Fata Morgana

What is the name of that goddess in the print, her arms full of instruments for music and torture, her mouth beautiful like a flower or the tip of a spear, her red-painted feet flashing across hot coals and a circle of fire? I am not cunning like that, I am not fierce or graceful, and it’s become harder to read more than one book at once. Do you remember when I tried to cook two things at the same time on the two hot plates of the stove? One saucepan was burned so badly we had to throw it away. And as I stood in the yard before I dropped the piece of disfigured metal with its melted plastic handle into the trash, I remembered the way my father looked just hours after his death, laid out on a bed for want of a coffin, arms folded on his chest in the attitude of peaceful sleeping. His skin had not cooled yet, his cheeks had not taken on the hue of those who’ve started walking away from this place and will no longer look at the spill of late flowering blooms by the fence. With my two arms I hugged myself the way another would. With my two hands I gathered up and tied my hair, I walked back to my house of appetites, my house of things, my life of many parts waiting to be wound and folded, mended, counted, found.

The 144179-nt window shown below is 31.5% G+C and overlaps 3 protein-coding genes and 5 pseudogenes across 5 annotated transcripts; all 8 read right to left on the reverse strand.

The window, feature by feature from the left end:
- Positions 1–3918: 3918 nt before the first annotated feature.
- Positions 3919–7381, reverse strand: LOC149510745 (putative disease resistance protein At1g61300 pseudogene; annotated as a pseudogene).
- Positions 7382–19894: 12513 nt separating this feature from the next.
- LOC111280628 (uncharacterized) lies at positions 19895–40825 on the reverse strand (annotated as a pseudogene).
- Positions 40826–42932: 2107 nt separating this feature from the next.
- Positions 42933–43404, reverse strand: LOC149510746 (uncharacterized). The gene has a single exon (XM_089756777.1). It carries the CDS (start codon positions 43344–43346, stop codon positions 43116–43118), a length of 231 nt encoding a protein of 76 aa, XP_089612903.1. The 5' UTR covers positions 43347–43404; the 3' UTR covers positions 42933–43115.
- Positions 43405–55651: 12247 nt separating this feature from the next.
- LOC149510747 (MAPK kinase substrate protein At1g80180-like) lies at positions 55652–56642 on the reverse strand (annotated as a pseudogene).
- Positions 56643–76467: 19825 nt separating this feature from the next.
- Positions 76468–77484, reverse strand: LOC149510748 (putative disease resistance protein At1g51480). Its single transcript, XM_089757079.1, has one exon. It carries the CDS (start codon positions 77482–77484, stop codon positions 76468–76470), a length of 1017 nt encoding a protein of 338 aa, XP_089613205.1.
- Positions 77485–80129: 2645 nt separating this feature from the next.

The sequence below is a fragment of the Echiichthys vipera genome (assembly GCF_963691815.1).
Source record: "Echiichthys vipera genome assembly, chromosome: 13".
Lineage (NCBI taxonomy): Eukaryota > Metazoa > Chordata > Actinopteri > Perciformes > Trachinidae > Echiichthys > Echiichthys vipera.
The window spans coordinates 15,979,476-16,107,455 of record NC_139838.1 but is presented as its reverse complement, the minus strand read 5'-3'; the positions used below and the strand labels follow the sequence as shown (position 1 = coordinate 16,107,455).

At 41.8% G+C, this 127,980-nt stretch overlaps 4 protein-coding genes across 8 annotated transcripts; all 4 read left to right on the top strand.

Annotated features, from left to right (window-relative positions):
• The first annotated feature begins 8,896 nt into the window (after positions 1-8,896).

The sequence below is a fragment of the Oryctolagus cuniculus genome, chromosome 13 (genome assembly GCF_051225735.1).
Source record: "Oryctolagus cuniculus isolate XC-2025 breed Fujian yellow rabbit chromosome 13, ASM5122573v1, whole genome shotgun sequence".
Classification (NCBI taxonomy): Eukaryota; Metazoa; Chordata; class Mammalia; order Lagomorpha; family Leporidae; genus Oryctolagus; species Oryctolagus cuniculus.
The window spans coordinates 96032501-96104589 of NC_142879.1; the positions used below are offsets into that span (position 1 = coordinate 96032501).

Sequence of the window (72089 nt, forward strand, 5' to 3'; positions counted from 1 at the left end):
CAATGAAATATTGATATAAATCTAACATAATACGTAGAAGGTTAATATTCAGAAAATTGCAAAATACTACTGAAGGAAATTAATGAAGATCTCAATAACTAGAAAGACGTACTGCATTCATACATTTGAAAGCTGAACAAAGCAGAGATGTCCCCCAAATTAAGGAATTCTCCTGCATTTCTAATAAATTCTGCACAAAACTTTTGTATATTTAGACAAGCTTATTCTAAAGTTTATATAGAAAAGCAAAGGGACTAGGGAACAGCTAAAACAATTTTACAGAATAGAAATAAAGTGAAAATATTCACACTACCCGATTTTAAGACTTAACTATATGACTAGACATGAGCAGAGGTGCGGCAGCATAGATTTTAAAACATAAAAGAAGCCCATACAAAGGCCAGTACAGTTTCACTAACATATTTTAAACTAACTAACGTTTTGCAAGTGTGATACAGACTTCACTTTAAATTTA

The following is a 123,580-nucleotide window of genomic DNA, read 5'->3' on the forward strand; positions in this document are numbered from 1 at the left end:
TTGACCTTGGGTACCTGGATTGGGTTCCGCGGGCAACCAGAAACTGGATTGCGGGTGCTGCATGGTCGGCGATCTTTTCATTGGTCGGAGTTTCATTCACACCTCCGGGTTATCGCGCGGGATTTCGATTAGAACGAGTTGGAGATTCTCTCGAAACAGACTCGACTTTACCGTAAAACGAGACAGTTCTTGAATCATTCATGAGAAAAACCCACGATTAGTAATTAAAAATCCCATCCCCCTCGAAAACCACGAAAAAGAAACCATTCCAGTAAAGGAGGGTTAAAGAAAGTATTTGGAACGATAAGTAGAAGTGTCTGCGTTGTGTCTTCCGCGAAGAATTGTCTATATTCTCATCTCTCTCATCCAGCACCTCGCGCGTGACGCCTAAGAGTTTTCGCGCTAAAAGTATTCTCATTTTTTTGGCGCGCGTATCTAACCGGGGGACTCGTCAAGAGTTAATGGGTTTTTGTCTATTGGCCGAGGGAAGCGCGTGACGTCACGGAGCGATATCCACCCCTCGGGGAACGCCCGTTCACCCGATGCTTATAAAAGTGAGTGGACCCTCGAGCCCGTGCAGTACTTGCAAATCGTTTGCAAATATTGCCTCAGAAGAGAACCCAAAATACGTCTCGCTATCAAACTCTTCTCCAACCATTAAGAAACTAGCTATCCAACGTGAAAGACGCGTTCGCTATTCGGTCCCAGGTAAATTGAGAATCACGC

In response to Via Negativa: Potent Combination.

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